Q: I’ve been writing poetry for a few years now and want to publish some of my work. A friend suggested I publish a “chapbook” of my poetry. What is a chapbook, and how is it different from a regular book? —Cindy N.
A chapbook is a small collection of poetry, generally no more than 40 pages, that often centers on a specific theme, such as exotic foods or wild animals or Justin Bieber. It’s typically saddle-stitched (like a pamphlet or magazine) and is a format well suited to smaller print-runs.
Poets publish chapbooks instead of full-length books of poetry for a number of reasons, but perhaps the most common is that chapbooks are relatively inexpensive to produce. In fact, many poets take the DIY approach and print their chapbooks themselves. (If you’re so inclined, here are five tips for organizing poetry chapbook manuscripts.)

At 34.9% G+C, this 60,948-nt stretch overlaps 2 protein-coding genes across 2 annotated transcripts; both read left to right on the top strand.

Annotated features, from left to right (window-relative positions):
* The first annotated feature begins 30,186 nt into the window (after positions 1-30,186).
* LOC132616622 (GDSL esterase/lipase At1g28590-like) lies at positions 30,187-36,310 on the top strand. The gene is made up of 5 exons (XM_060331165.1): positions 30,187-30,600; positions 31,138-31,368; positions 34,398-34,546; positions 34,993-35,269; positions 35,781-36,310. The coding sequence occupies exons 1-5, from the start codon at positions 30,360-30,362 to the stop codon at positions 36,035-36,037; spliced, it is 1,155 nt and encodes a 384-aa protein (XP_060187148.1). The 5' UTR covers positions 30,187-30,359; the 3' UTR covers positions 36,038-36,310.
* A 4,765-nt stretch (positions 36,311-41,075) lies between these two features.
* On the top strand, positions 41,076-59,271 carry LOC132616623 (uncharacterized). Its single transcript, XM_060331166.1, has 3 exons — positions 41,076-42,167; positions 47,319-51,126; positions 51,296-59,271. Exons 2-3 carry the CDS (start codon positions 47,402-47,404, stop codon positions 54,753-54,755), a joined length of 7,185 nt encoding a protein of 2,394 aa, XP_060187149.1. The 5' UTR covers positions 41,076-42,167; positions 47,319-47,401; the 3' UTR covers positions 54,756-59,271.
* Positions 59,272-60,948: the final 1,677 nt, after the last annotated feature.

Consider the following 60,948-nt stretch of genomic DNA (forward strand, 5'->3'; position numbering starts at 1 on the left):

As difficult as it is to sell fiction to a publisher, it’s even harder to sell poetry. Producing a chapbook is an excellent way to give audiences a sampling of your writing and potentially sell your work for a nice little profit.
Plus, should your chapbook take off and sell at a healthy rate, it could serve as proof to publishers that there’s a market for you poetry. And that’s the best way to get their attention.
Play with poetic forms!
Poetic forms are fun poetic games, and this digital guide collects more than 100 poetic forms, including more established poetic forms (like sestinas and sonnets) and newer invented forms (like golden shovels and fibs).